You were likely gone from that town the year I got there, though.

Orange said...

I arrived in '88. You?

Anonymous said...

I didn't go to college anywhere near Minnesota, but just out of curiosity, was there a cereal factory near either of these hills? I always thought it would be fun to go to college in a town that smelled faintly of cereal all the time.

Orange said...

Ah, yes, the Malt-o-Meal plant. It smelled more like popcorn to me—roasty popcorn. But shortly before Thanksgiving each year, when the wind blew the wrong direction, the Malt-o-Meal aroma was replaced by the turkey farm stench. Bleah.

Craig said...

You bring up some interesting points about not seeing racism and therefore thinking it doesn't exist.

I grew up in the South. There certainly was racism there, but you typically knew who to expect it from. People like the guy I went to high school with that at a mention of Martin Luther King Day said, "My dad and I won't celebrate that." My question about why was met only with a stare that indicated that asking was the stupidest thing anyone could do. (He did celebrate Jefferson Davis Day, though.)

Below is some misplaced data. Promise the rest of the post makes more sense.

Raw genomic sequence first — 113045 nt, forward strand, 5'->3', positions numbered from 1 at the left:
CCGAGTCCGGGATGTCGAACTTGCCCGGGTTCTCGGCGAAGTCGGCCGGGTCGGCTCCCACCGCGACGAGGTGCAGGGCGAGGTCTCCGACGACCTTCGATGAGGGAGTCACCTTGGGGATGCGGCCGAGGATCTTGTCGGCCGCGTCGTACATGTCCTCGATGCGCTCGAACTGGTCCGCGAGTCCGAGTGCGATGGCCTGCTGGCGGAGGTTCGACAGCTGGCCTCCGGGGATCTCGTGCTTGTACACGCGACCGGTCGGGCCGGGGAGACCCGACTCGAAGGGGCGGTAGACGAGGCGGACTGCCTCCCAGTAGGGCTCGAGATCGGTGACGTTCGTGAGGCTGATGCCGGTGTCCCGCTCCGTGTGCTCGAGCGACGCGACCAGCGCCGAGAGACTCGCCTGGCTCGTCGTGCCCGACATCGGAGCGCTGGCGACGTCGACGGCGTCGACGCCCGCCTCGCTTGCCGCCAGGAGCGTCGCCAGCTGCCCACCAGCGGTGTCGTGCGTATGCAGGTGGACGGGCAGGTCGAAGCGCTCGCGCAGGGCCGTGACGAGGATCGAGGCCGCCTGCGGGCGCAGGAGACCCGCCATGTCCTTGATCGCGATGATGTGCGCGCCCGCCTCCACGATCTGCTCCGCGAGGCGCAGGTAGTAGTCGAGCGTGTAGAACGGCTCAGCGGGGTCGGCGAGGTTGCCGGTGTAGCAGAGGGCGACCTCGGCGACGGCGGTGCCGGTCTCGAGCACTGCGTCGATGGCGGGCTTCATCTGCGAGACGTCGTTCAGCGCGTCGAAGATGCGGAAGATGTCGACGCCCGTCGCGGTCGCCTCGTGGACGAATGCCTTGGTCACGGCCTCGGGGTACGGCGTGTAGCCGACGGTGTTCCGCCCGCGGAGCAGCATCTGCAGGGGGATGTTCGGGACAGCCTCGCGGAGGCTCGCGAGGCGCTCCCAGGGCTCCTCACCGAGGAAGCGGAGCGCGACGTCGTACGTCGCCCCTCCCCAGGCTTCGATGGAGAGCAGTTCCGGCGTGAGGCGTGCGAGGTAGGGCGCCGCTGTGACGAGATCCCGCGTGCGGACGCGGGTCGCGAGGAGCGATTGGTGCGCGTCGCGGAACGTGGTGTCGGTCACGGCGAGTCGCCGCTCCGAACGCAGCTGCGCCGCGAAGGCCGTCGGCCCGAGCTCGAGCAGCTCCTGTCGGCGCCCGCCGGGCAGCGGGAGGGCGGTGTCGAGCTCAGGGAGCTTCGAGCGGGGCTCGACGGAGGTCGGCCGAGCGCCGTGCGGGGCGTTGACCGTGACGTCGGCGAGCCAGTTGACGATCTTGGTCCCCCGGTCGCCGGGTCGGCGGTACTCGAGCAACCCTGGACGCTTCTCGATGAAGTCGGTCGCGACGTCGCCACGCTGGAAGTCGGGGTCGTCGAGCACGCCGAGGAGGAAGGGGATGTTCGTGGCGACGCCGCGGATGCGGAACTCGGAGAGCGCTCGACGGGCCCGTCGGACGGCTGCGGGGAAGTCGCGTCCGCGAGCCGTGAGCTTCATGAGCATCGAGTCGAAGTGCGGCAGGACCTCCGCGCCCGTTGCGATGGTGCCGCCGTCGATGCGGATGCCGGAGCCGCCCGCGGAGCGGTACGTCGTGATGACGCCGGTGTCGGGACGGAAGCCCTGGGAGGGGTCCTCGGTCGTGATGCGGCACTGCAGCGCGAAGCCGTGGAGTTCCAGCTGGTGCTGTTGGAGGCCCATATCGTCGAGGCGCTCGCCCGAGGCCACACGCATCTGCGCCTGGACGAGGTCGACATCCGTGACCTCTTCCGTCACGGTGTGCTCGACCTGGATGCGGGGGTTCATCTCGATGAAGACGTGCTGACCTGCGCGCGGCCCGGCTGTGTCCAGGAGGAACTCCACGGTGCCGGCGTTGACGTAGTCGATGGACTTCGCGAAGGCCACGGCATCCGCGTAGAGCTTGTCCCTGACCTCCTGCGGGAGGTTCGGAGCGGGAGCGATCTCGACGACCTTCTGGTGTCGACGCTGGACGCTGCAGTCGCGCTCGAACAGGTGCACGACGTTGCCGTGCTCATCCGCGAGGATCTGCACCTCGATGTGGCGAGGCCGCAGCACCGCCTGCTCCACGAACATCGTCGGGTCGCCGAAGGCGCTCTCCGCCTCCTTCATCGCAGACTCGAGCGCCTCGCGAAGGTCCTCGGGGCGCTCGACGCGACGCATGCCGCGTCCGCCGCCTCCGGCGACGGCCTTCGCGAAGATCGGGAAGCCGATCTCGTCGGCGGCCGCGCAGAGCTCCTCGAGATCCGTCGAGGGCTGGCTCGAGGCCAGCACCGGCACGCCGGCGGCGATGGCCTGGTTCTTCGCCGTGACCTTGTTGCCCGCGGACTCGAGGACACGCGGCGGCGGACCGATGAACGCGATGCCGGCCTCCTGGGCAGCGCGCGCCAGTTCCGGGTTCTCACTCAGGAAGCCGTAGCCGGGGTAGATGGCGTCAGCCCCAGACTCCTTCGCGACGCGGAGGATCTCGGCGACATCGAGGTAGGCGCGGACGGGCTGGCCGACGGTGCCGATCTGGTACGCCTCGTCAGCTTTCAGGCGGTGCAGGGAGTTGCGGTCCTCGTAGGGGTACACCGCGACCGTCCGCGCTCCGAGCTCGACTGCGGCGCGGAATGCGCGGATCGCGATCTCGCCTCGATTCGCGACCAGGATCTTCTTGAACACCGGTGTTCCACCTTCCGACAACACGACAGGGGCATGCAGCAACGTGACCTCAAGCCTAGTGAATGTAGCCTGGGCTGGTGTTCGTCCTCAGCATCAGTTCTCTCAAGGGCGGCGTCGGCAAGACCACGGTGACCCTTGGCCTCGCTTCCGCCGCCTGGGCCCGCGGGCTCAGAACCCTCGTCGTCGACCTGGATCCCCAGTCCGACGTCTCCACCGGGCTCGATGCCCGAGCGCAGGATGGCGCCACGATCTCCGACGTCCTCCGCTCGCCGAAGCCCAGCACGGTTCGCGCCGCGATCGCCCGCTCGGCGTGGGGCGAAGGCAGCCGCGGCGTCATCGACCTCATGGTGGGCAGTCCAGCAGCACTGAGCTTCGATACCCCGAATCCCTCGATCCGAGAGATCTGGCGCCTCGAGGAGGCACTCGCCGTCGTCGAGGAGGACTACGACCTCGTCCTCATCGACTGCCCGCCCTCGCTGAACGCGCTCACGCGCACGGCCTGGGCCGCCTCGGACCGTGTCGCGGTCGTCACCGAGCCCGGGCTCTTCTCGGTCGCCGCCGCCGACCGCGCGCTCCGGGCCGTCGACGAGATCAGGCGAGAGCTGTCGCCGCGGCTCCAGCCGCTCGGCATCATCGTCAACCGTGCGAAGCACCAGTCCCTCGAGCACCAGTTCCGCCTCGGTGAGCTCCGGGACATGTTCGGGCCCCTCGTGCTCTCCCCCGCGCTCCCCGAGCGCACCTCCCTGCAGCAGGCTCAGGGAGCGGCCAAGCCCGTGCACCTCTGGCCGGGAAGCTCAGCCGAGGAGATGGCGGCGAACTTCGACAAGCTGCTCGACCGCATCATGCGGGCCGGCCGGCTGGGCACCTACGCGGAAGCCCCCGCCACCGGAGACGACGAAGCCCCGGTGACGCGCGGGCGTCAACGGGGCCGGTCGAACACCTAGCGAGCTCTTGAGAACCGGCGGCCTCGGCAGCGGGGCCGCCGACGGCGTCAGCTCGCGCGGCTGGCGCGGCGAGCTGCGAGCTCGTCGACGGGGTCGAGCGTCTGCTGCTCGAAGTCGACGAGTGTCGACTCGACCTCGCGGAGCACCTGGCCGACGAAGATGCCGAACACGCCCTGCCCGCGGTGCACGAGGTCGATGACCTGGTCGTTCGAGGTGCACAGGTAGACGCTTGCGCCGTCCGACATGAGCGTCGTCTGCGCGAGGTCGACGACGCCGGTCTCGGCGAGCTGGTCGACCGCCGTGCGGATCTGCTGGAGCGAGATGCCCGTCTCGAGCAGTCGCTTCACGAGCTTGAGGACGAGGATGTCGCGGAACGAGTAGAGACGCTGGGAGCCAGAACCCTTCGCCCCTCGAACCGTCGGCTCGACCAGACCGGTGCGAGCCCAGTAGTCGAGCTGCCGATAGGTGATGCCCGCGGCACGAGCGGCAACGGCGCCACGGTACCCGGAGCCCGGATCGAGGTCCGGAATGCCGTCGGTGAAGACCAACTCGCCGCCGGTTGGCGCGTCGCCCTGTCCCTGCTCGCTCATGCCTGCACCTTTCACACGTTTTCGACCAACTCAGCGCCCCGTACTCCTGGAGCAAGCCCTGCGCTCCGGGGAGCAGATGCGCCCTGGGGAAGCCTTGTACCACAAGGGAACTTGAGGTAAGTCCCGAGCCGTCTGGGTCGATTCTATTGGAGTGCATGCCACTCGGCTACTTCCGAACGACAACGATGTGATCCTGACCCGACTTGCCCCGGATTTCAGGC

I've moved around from the South to the Southwest to the Midwest (including Illinois), but when I moved to Michigan about four years ago I was very surprised. What I found was that the area I live in has what seems like an almost exclusively white population. No one here seems to think that they or anyone else is racist, but the reality is amazing. There is probably as much racism here as anywhere I have ever lived, but it is hidden under the cloak of ignorance.

Your point about the school is an excellent one. If people were simple able to spend more time around people of other races without interference from those who have already become biased they would see that the differences of race are not as important as the similarities of being human.

Stella said...

I didn't know Mr. Tangerine was Asian! So, let me guess...Ben looked EXACTLY like his dad when he was born, right? Just like me...my dad is white and my mom is Chinese, and I came out a little Chinese baby who didn't look white in the least. Gotta love those dominant genetic traits ;-)

Orange said...

Stella, actually, Ben looked like a little sage when he was born (preemies always look so grown-up), but since then he's looked a lot more like me. His hair and skin colors are at the midway point between Mr. Tangerine and me (but Ben tans beautifully, and I don't). He has incredibly happy brown eyes, and I really can't say whether they look "Asian" (I don't see my husband's eyes as Asian even though a stranger would). Actually, plenty of Latino people have assumed that Ben is one of theirs. And an African-American schoolboy once said Ben looked just like his little brother.

Maine said...